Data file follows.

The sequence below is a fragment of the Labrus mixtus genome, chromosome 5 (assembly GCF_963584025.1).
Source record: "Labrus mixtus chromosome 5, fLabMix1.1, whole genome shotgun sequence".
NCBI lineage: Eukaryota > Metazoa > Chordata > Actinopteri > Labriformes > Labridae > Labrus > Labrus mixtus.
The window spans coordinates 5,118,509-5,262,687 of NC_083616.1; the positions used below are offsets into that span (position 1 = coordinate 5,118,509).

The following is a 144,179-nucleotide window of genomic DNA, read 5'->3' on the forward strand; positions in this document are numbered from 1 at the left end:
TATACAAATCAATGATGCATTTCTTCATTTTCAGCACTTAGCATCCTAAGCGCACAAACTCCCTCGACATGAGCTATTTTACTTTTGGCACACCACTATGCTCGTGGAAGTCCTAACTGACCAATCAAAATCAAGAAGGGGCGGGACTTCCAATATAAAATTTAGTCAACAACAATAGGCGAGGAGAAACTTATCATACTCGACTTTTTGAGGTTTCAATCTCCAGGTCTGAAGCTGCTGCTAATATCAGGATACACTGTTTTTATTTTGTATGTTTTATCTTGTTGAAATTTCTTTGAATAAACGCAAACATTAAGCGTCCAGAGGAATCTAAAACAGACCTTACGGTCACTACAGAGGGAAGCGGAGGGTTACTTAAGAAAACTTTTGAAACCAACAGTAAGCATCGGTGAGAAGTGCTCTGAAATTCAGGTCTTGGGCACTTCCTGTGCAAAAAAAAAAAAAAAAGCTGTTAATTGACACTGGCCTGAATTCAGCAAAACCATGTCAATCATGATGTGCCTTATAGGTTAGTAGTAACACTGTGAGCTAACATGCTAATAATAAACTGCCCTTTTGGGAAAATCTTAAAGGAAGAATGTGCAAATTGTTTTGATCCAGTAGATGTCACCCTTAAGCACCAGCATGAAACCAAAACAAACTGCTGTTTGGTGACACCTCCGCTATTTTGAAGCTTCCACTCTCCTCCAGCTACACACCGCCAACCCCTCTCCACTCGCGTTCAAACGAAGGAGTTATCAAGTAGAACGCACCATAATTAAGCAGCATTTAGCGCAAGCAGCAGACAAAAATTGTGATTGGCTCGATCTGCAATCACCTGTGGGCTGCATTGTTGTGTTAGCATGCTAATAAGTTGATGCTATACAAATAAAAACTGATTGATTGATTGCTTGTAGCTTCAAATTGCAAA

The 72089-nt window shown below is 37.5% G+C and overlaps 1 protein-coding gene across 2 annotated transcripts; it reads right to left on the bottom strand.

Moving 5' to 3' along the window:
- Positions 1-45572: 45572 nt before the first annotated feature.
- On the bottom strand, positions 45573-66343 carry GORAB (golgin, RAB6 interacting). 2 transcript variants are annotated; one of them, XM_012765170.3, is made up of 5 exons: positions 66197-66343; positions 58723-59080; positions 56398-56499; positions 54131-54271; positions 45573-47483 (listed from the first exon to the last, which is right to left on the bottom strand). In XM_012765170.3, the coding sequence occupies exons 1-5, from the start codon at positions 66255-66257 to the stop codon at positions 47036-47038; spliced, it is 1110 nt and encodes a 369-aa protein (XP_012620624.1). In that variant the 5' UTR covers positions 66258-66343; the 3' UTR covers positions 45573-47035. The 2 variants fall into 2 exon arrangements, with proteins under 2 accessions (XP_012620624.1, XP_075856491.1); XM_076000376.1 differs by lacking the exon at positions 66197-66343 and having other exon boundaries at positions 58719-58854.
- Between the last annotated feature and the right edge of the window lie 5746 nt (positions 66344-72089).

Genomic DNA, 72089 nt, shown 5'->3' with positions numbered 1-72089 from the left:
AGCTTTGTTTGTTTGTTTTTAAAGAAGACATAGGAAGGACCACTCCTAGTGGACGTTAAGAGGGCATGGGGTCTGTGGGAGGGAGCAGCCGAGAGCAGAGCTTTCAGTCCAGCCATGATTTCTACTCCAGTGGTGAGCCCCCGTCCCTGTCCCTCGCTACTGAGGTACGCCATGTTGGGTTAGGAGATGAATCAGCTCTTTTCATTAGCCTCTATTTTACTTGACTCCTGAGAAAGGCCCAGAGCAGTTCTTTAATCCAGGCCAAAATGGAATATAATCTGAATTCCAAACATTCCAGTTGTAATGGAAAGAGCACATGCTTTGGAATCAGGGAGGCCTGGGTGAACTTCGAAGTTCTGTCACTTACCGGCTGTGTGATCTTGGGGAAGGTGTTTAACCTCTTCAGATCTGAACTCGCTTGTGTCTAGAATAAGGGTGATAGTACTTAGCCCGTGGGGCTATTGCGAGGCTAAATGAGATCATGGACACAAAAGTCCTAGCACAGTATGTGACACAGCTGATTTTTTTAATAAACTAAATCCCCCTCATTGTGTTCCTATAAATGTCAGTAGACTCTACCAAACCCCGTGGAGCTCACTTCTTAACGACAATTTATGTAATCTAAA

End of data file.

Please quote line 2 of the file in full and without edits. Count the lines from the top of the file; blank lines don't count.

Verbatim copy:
Source record: "Labrus mixtus chromosome 5, fLabMix1.1, whole genome shotgun sequence".